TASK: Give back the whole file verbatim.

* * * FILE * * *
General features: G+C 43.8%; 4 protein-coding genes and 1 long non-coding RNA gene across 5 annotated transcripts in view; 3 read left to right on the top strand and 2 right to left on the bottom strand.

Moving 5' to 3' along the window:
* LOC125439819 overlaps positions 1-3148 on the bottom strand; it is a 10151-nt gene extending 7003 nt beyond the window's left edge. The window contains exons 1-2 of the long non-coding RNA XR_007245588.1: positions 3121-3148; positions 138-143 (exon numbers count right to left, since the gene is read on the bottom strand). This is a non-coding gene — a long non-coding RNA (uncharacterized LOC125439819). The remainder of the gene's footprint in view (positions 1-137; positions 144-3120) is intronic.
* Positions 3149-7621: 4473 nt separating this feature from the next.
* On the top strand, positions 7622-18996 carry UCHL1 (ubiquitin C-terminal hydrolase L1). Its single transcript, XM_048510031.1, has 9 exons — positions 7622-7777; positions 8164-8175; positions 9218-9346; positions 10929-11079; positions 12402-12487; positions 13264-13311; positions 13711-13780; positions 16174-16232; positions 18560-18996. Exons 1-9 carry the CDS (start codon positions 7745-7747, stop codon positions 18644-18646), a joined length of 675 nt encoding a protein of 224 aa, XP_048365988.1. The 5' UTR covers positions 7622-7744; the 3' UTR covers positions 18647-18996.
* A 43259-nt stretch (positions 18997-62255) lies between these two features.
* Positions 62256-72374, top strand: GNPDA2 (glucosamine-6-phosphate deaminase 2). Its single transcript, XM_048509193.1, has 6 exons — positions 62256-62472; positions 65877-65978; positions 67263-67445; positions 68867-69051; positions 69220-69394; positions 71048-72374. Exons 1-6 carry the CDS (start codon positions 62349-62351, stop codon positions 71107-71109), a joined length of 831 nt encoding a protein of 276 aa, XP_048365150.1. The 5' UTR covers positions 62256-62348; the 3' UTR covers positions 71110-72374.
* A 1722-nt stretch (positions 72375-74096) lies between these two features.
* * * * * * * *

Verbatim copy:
General features: G+C 43.8%; 4 protein-coding genes and 1 long non-coding RNA gene across 5 annotated transcripts in view; 3 read left to right on the top strand and 2 right to left on the bottom strand.

Moving 5' to 3' along the window:
* LOC125439819 overlaps positions 1-3148 on the bottom strand; it is a 10151-nt gene extending 7003 nt beyond the window's left edge. The window contains exons 1-2 of the long non-coding RNA XR_007245588.1: positions 3121-3148; positions 138-143 (exon numbers count right to left, since the gene is read on the bottom strand). This is a non-coding gene — a long non-coding RNA (uncharacterized LOC125439819). The remainder of the gene's footprint in view (positions 1-137; positions 144-3120) is intronic.
* Positions 3149-7621: 4473 nt separating this feature from the next.
* On the top strand, positions 7622-18996 carry UCHL1 (ubiquitin C-terminal hydrolase L1). Its single transcript, XM_048510031.1, has 9 exons — positions 7622-7777; positions 8164-8175; positions 9218-9346; positions 10929-11079; positions 12402-12487; positions 13264-13311; positions 13711-13780; positions 16174-16232; positions 18560-18996. Exons 1-9 carry the CDS (start codon positions 7745-7747, stop codon positions 18644-18646), a joined length of 675 nt encoding a protein of 224 aa, XP_048365988.1. The 5' UTR covers positions 7622-7744; the 3' UTR covers positions 18647-18996.
* A 43259-nt stretch (positions 18997-62255) lies between these two features.
* Positions 62256-72374, top strand: GNPDA2 (glucosamine-6-phosphate deaminase 2). Its single transcript, XM_048509193.1, has 6 exons — positions 62256-62472; positions 65877-65978; positions 67263-67445; positions 68867-69051; positions 69220-69394; positions 71048-72374. Exons 1-6 carry the CDS (start codon positions 62349-62351, stop codon positions 71107-71109), a joined length of 831 nt encoding a protein of 276 aa, XP_048365150.1. The 5' UTR covers positions 62256-62348; the 3' UTR covers positions 71110-72374.
* A 1722-nt stretch (positions 72375-74096) lies between these two features.